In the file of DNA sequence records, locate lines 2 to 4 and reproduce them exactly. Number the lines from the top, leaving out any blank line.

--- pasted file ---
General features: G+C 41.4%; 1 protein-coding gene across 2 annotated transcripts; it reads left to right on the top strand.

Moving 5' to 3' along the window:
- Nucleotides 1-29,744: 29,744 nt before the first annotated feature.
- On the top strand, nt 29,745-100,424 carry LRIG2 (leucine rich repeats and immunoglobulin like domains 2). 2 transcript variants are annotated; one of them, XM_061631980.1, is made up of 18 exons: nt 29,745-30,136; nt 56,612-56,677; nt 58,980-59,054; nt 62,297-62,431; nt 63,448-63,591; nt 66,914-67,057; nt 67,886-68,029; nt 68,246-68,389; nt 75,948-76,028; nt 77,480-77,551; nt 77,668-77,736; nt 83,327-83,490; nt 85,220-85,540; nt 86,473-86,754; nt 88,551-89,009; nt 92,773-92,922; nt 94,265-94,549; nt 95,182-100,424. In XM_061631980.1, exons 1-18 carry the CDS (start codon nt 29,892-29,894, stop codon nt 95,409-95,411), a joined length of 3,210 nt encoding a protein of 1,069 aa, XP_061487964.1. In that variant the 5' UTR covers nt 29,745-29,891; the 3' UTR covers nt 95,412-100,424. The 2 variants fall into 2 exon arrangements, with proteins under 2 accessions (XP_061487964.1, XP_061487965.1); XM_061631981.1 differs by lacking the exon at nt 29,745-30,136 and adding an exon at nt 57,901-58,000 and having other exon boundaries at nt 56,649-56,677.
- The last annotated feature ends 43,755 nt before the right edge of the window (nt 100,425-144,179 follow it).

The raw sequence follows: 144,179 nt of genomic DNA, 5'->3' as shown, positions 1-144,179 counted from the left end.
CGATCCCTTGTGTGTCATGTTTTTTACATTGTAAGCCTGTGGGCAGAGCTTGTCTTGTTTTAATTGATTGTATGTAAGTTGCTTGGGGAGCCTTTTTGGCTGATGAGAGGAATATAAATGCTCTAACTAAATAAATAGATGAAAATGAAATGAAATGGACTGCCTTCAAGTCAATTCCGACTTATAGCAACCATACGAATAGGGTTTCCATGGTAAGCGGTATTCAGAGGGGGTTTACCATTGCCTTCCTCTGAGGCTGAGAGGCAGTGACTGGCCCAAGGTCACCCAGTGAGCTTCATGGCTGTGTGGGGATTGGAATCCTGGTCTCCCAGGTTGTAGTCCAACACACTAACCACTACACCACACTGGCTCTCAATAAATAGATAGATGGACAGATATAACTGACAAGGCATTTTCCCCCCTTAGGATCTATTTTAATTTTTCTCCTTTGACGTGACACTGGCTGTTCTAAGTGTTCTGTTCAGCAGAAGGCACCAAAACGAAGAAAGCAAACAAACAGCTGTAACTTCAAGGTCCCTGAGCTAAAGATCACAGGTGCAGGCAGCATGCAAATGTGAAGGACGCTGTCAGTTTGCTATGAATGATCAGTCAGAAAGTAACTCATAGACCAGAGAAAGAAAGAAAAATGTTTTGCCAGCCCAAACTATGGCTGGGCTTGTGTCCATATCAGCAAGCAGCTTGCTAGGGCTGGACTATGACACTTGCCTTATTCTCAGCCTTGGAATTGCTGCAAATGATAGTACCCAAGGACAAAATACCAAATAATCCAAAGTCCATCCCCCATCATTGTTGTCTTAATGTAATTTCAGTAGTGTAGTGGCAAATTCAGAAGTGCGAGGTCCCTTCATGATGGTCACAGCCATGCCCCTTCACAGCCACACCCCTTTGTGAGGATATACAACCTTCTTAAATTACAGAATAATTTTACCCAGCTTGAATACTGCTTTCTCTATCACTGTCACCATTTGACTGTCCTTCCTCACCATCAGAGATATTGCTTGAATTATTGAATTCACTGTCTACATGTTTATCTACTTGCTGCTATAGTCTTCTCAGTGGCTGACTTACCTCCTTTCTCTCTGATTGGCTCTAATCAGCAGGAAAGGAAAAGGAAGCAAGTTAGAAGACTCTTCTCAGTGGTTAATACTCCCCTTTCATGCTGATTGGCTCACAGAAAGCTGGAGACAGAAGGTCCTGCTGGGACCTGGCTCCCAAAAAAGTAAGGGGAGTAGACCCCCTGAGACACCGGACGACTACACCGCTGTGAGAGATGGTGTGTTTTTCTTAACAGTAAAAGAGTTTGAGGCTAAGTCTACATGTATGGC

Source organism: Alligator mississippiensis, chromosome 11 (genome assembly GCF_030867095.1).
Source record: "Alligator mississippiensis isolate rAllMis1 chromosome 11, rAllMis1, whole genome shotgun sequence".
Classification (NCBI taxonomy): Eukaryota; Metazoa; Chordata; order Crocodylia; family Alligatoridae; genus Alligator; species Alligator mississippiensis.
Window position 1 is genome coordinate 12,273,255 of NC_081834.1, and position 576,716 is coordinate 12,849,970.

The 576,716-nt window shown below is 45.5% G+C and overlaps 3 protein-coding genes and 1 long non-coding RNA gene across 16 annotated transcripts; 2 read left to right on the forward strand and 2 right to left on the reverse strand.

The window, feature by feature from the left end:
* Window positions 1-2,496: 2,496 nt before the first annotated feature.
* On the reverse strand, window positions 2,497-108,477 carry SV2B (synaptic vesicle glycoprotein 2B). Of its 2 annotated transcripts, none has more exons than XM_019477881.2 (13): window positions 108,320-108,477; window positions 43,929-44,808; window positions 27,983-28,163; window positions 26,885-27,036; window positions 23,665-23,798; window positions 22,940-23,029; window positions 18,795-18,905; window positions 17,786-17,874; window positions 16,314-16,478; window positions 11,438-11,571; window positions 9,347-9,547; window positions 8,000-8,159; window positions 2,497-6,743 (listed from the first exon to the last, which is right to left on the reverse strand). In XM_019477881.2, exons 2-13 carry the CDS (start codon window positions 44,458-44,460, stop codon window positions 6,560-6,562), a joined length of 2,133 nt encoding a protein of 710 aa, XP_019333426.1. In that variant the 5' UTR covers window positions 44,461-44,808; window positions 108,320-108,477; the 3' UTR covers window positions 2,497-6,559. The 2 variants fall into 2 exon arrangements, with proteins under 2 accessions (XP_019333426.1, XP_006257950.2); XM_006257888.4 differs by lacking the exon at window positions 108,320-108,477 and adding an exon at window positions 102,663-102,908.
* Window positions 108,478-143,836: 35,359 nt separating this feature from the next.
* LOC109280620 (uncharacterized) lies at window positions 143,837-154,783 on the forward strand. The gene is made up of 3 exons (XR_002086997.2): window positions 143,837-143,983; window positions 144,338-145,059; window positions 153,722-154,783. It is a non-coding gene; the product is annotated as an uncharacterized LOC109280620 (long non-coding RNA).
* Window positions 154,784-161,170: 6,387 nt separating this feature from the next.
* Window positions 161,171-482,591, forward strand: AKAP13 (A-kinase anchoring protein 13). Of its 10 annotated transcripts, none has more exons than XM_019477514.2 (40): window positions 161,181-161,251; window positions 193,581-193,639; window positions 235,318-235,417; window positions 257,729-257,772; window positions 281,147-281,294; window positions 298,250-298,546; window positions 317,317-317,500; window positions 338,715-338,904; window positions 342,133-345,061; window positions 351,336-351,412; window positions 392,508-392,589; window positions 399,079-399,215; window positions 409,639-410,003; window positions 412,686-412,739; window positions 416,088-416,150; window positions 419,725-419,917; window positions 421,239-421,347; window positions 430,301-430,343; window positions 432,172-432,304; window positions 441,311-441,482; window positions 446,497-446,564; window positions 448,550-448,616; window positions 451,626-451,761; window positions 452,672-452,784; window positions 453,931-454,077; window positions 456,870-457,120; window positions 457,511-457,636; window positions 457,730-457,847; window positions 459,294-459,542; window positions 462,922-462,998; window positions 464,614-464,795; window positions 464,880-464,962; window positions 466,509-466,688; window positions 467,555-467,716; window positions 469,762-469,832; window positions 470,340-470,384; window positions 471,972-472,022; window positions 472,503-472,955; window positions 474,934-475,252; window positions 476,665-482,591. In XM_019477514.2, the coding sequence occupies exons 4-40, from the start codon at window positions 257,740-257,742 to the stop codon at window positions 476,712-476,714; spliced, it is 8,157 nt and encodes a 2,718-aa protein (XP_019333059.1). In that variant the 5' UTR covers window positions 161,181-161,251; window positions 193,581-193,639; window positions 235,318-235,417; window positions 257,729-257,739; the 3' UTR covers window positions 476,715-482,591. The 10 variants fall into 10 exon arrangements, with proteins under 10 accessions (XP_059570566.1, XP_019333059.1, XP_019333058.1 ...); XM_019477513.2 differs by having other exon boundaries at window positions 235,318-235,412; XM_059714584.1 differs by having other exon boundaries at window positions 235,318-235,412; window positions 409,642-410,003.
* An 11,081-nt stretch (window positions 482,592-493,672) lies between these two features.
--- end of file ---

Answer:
Moving 5' to 3' along the window:
- Nucleotides 1-29,744: 29,744 nt before the first annotated feature.
- On the top strand, nt 29,745-100,424 carry LRIG2 (leucine rich repeats and immunoglobulin like domains 2). 2 transcript variants are annotated; one of them, XM_061631980.1, is made up of 18 exons: nt 29,745-30,136; nt 56,612-56,677; nt 58,980-59,054; nt 62,297-62,431; nt 63,448-63,591; nt 66,914-67,057; nt 67,886-68,029; nt 68,246-68,389; nt 75,948-76,028; nt 77,480-77,551; nt 77,668-77,736; nt 83,327-83,490; nt 85,220-85,540; nt 86,473-86,754; nt 88,551-89,009; nt 92,773-92,922; nt 94,265-94,549; nt 95,182-100,424. In XM_061631980.1, exons 1-18 carry the CDS (start codon nt 29,892-29,894, stop codon nt 95,409-95,411), a joined length of 3,210 nt encoding a protein of 1,069 aa, XP_061487964.1. In that variant the 5' UTR covers nt 29,745-29,891; the 3' UTR covers nt 95,412-100,424. The 2 variants fall into 2 exon arrangements, with proteins under 2 accessions (XP_061487964.1, XP_061487965.1); XM_061631981.1 differs by lacking the exon at nt 29,745-30,136 and adding an exon at nt 57,901-58,000 and having other exon boundaries at nt 56,649-56,677.